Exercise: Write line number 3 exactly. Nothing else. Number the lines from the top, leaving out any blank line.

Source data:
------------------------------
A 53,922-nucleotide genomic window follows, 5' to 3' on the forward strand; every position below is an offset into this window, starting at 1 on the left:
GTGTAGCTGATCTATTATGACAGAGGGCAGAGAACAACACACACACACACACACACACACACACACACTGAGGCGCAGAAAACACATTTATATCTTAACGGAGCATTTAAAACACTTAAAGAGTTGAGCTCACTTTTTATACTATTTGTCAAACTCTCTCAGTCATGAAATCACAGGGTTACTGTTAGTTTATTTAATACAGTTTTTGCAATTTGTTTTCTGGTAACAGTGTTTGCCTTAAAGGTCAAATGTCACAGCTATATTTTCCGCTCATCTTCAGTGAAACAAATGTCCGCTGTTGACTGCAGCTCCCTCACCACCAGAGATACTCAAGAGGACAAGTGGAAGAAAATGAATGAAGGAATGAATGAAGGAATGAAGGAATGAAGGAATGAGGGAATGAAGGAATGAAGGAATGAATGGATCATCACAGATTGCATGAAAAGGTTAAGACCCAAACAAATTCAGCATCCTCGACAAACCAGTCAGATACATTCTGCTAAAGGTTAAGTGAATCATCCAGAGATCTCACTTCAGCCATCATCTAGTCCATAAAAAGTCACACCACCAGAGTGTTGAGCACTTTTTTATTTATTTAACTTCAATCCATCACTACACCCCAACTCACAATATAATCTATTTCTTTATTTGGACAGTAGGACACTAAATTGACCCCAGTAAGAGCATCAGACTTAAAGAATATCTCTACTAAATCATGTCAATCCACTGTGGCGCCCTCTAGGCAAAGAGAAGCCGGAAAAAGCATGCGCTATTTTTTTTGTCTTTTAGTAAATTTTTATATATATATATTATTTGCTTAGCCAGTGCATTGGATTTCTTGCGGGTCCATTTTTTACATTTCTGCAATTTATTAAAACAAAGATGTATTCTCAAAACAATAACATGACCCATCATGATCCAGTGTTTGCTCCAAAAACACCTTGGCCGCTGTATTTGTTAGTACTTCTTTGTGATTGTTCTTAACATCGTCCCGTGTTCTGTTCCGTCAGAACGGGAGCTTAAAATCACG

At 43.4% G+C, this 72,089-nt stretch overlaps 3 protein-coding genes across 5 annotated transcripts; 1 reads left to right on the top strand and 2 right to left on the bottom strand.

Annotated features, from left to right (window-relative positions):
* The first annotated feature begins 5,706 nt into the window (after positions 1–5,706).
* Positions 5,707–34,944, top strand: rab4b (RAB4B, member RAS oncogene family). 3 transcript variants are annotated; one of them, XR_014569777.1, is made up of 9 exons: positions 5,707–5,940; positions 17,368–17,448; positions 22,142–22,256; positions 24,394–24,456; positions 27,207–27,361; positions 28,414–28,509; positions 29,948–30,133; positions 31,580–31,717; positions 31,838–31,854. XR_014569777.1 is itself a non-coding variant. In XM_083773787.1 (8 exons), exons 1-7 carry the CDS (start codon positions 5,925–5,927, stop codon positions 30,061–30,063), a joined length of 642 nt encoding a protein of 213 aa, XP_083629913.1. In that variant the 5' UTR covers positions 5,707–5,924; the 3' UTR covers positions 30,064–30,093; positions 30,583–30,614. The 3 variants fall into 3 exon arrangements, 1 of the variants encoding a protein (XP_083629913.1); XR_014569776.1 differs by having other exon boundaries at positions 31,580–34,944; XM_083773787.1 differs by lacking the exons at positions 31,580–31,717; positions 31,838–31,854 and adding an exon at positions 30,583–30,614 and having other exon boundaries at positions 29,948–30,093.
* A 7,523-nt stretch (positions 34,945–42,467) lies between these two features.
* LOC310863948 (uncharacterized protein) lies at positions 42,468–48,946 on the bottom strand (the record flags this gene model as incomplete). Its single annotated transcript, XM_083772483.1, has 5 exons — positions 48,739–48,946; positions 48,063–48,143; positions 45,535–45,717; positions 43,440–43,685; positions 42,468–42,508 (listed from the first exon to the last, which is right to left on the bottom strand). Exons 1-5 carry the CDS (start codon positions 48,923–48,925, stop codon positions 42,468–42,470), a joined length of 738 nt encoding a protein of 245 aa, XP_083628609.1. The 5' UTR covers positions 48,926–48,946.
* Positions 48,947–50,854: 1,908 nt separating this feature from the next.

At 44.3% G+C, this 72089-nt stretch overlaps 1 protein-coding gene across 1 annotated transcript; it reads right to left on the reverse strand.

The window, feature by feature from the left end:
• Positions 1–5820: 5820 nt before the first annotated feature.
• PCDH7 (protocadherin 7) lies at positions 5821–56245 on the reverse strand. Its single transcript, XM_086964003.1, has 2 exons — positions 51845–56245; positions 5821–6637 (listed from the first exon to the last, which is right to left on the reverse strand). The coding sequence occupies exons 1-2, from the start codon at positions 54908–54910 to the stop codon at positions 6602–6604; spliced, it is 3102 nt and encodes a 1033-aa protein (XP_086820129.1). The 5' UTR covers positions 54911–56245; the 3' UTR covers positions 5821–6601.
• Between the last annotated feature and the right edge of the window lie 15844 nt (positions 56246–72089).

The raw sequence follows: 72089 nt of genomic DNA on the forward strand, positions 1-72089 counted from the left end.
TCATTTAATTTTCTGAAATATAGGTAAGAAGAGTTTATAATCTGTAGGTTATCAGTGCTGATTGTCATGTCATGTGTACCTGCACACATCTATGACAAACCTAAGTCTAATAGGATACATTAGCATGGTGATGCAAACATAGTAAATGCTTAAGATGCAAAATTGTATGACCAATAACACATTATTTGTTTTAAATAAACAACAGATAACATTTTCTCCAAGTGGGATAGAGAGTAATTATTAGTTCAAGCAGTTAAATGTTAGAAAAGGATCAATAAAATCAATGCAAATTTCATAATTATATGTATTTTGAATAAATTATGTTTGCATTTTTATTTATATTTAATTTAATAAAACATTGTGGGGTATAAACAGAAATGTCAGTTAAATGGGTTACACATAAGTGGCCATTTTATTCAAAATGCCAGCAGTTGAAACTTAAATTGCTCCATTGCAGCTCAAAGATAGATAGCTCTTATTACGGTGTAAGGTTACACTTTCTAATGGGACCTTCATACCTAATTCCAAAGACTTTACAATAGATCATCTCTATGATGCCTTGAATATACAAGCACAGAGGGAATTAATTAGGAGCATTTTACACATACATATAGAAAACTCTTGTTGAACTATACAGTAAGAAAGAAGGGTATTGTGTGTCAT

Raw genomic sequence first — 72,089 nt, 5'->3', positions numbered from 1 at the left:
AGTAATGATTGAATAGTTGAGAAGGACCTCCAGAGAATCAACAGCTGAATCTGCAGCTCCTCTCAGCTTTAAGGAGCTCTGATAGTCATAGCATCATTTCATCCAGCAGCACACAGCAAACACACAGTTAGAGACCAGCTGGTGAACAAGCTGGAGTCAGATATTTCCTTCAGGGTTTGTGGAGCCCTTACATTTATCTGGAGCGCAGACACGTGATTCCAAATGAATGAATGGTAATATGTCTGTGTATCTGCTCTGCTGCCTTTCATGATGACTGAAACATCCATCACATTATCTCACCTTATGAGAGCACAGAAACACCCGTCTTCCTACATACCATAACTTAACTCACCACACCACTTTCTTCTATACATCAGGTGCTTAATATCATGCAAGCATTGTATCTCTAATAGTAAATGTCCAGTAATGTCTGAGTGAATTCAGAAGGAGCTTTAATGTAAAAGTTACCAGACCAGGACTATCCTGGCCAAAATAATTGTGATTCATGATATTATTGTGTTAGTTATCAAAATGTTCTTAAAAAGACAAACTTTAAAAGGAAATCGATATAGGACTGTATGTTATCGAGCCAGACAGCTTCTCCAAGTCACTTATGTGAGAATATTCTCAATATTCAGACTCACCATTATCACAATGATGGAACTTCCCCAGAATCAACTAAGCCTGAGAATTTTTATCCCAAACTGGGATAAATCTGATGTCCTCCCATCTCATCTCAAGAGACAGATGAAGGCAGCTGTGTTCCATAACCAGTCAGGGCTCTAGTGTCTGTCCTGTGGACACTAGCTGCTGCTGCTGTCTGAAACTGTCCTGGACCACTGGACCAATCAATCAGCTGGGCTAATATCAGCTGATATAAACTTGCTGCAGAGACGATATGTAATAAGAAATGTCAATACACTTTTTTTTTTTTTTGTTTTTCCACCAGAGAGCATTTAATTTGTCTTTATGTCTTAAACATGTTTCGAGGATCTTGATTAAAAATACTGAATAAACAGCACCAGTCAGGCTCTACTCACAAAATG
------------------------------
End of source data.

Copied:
At 43.4% G+C, this 72,089-nt stretch overlaps 3 protein-coding genes across 5 annotated transcripts; 1 reads left to right on the top strand and 2 right to left on the bottom strand.